Workday (WDAY), which operates a cloud platform for enterprise resource planning (ERP), has reported another blow-out quarter. Revenues surged by 74% to $159.7 million, beating the consensus estimate of $152.4 million.
Workday stock suffered from a big selloff over the past few months, as have most other cloud companies like ServiceNow (NOW), Veeva Systems (VEEV) and Cornerstone OnDemand (CSOD). After reaching an all-time high of $115 in late February, WDAY quickly tumbled to a low of $59.
For the most part, Wall Street has moved away from momentum stocks to value plays like Oracle (ORCL) and Microsoft (MSFT). But now it looks like the valuations for cloud stocks have stabilized somewhat, especially as the sector continues to show growth.
As for Workday stock, it does have a promising long-term future. ERP software is mission critical for companies, helping with functions like HR, inventory, payroll and financials. So when a company implements this kind of technology, it’s a major investment.
For WDAY, the focus is primarily on Global 2000 customers, who are tough to please. In other words, it would be far from easy for a rival startup to go after this market. As a result, much of the competition is from legacy operators, like ORCL and SAP (SAP), that have lagged with their cloud offerings.
In the latest quarter, WDAY demonstrated the scale of its solutions. For example, HP (HPQ) went live with its ERP implementation for more than 300,000 employees in more than 100 countries. Then there was Philips, which launched WDAY for more than 100,000 employees in more than 70 countries.
By being in the cloud, WDAY certainly has some key advantages. Updates are seamless because all customers are on the same code base and collaboration is much easier, whether from a laptop or mobile device. The interface is also intuitive, which allows for more usage of the software. What’s more, WDAY leverages the benefits of Big Data, providing a company with tremendous insights to make better business decisions.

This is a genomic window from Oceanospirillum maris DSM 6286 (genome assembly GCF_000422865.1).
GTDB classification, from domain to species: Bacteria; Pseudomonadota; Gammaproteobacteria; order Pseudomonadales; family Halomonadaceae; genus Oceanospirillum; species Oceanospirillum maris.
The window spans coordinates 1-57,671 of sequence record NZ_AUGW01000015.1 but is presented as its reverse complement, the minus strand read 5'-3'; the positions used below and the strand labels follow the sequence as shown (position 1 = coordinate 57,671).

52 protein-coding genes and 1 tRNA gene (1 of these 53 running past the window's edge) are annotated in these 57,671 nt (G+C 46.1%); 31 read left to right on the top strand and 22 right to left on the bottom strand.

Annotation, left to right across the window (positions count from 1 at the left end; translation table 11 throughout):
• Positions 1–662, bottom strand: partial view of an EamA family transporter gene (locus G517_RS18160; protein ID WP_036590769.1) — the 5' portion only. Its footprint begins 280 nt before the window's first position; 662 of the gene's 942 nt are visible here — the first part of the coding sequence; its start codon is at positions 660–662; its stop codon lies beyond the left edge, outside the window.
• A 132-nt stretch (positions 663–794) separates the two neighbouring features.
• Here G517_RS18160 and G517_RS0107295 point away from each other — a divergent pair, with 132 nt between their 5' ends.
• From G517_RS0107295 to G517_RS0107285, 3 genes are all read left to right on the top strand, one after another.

WDAY has also continued to innovate its platform. To this end, the company recently launched Workday Recruiting, which takes a new approach applicant tracking. That is, the software leverages mobile and social medial.
It certainly helps that WDAY has two experienced co-founders, Aneel Bhusri and Chairman Dave Duffield. Keep in mind that they built PeopleSoft, which was the pioneer of the ERP space. So it should be no surprise that they know how to build a world-class technology that customers are willing to spend big dollars on.
But there is still the nagging issue of the valuation on Workday stock. No doubt, it is far from cheap, even after the selloff. Consider that it trades at a nose-bleed valuation of 32 times sales!
But then again, that kind of premium is expected for a company that has huge barriers to entry and an outsized market opportunity. According to Statista, the market for ERP software is expected to grow from $23.8 billion in 2011 to $32.6 billion by 2016.
Besides, WDAY is showing no signs of slowing down. In the latest quarter, the company added more than 60 new customers, bringing its total customers to more than 675. Billings also came to $208 million, which was well above the Wall Street consensus of $165 million.
Thus, for investors that are looking for a way to play the cloud, Workday stock does look interesting. True, there will probably be volatility with cloud stocks but this is normal for any fast-growing industry. But with WDAY, it looks like the company is still in the early stages — and it would be tough for competitors to get an edge. If you’re considering WDAY stock, now might be a good time to buy.
Tom Taulli runs the InvestorPlace blog IPO Playbook. He is also the author of High-Profit IPO Strategies, All About Commodities and All About Short Selling. Follow him on Twitter at @ttaulli. As of this writing, he did not hold a position in any of the aforementioned securities.